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Thread: Global workgroup size and performance

  1. #1
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    Global workgroup size and performance

    So I'm playing around with a many-body system to test out what kind of processing power I can get out of my FX 3800.

    I can get a decent framerate with 10000 particles or less when the global work-group size is the same as the particle count (or slightly larger to be exact, 10240, as the local size is 512).

    Now in the kernel I must loop through every other particle and compute the attraction/repulsion and so on, and this loop is what uses most of the computing power.

    Since the GPU is capable of a much larger work-group size than 10k, I tried use a multiple of the particle count as the global work-group size. For example
    Code :
    global_ws = local_ws*static_cast<size_t>(ceil(static_cast<float>(N*M)/static_cast<float>(local_ws)));
    Where N is the particle count and M is the multiple. In the kernel I would the divide the particles in M groups and use
    Code :
    get_global_id(0)%N
    To determine which particle I'm working on and
    Code :
    (get_global_id(0) - get_global_id(0)%N)/N
    to determine which subset of the particles to compute the interaction from.

    However it seems the performance gain is much lower than I'd expected. At M = 2 it is slightly faster but if I set M = 10, or higher, it is slower.

    So does anyone have a clue as to why this would happen? Should not more work groups lead to more parallel computations and thus make it faster?

  2. #2
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    Re: Global workgroup size and performance

    You've already got the hardware pretty busy with that much work, so there probably isn't much extra to be gained. And many more threads just increases the overheads and might even cause the job to be batched across multiple runs (== much slower). Extra threads can really only hide memory latency, but if it's saturated or you are ALU bound they can't help.

    If you are able to arbitrarily set the size, then try to match the hardware details so you have the workgroup some multiple of 'Kernel Preferred work group size multiple', and the (total global worksize / local worksize) to be some some integer multiple of 'Max Compute Units'. But once you're over a certain size problem this wont make much difference either (well from a few tests).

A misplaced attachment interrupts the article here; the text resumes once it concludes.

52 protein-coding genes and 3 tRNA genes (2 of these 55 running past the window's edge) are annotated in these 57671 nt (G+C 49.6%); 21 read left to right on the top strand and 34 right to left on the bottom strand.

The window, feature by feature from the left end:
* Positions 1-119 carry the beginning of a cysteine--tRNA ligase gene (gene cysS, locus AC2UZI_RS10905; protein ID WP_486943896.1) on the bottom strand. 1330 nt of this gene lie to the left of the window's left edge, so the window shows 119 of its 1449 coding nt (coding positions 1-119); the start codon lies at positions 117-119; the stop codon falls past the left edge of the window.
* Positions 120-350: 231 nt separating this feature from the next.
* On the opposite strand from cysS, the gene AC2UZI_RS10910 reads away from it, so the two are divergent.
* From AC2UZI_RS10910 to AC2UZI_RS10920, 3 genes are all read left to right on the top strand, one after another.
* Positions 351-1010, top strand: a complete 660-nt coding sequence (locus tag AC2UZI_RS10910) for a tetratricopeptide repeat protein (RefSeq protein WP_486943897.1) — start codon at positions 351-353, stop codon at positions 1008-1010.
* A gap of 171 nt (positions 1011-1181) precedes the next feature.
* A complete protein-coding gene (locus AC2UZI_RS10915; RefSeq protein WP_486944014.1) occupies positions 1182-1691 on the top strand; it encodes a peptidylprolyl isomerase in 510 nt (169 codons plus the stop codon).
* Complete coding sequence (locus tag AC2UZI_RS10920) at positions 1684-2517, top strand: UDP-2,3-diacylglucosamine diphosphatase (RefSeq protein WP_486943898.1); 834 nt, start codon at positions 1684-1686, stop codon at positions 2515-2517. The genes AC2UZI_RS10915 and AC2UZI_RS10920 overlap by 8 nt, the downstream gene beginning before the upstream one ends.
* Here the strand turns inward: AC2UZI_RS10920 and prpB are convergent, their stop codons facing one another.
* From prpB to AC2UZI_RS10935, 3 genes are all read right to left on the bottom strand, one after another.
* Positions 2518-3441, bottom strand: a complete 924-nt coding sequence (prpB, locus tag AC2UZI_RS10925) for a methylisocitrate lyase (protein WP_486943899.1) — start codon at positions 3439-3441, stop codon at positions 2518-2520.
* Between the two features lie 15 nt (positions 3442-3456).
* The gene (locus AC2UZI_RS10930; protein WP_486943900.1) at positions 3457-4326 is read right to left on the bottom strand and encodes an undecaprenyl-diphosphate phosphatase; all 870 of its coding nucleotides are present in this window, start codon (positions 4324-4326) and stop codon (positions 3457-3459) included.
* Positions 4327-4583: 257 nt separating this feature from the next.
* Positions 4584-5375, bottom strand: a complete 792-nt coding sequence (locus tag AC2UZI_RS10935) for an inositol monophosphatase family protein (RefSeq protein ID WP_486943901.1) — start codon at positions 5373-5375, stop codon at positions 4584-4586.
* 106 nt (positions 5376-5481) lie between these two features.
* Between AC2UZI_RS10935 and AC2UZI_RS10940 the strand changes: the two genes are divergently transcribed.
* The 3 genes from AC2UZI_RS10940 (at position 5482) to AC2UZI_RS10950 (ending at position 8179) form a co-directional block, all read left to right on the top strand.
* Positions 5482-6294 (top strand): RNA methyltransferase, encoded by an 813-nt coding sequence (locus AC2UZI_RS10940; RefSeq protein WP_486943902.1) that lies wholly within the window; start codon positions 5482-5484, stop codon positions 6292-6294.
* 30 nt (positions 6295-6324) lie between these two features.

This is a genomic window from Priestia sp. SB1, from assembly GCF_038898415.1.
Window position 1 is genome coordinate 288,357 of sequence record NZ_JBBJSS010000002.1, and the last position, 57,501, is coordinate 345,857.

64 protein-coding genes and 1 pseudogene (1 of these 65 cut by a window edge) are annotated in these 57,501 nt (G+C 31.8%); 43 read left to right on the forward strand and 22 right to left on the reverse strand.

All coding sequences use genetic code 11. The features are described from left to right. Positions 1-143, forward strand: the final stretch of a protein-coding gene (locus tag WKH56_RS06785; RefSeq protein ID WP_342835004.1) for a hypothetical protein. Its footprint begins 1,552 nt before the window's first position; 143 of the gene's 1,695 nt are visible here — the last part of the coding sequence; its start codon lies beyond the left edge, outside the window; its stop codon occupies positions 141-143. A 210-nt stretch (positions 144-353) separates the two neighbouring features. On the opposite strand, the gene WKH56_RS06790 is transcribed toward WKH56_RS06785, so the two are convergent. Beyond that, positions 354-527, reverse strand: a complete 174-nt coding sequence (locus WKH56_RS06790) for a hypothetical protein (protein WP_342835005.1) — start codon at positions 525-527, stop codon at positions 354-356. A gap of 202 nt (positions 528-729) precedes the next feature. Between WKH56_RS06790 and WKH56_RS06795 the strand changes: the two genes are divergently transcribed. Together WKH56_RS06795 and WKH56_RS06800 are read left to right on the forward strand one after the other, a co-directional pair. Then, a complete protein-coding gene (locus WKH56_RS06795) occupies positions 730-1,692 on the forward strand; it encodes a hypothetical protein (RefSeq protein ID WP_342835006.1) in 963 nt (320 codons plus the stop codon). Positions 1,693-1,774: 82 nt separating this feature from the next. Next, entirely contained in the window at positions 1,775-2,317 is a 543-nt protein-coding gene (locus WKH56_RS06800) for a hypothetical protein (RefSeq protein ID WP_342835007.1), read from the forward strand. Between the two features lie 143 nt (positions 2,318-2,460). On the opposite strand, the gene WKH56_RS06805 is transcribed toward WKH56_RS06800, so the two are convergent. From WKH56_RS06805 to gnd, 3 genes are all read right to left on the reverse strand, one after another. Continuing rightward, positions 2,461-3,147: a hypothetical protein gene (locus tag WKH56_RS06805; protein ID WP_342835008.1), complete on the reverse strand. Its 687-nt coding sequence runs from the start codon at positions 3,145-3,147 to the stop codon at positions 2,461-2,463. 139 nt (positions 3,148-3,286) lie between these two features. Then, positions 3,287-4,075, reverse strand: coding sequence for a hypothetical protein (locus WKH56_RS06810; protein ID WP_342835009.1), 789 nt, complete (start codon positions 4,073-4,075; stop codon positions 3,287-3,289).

Depending on the problem and how the solution is implemented, reducing the LWS to 64 or 128 might have more of an impact than increasing the global work size and having each work-group do less work.

  3. #3
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    Re: Global workgroup size and performance

    Quote Originally Posted by Peccable
    Code :
    global_ws = local_ws*static_cast<size_t>(ceil(static_cast<float>(N*M)/static_cast<float>(local_ws)));
    OT: Do you really have to do all those acrobatics for simple arithmetic in C plus plus? Damn. I missed a bullet there ...

  4. #4
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    Re: Global workgroup size and performance

    OT: Do you really have to do all those acrobatics for simple arithmetic in C plus plus? Damn. I missed a bullet there ...
    There are several ways to write that expression in C++. For example, you can use constructors instead of static casts:

    Code :
    global_ws = local_ws*size_t(ceil(float(N*M)/local_ws));
    Disclaimer: Employee of Qualcomm Canada. Any opinions expressed here are personal and do not necessarily reflect the views of my employer. LinkedIn profile.

  5. #5
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    Re: Global workgroup size and performance

    Quote Originally Posted by notzed
    You've already got the hardware pretty busy with that much work, so there probably isn't much extra to be gained. And many more threads just increases the overheads and might even cause the job to be batched across multiple runs (== much slower). Extra threads can really only hide memory latency, but if it's saturated or you are ALU bound they can't help.

    If you are able to arbitrarily set the size, then try to match the hardware details so you have the workgroup some multiple of 'Kernel Preferred work group size multiple', and the (total global worksize / local worksize) to be some some integer multiple of 'Max Compute Units'. But once you're over a certain size problem this wont make much difference either (well from a few tests).

    Depending on the problem and how the solution is implemented, reducing the LWS to 64 or 128 might have more of an impact than increasing the global work size and having each work-group do less work.
    Thanks, you are right. Reducing local work-size to 128 more than halved the time used for computations.

  6. #6
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    Re: Global workgroup size and performance

    Quote Originally Posted by david.garcia
    There are several ways to write that expression in C++. For example, you can use constructors instead of static casts:
    Code :
    global_ws = local_ws*size_t(ceil(float(N*M)/local_ws));
    Could also be done like this (at the risk of having one superfluous multiple of local_ws):
    Code :
    local_ws*(( N*M)/local_ws + 1)
    However shorter code isn't always better or clearer I'd say.

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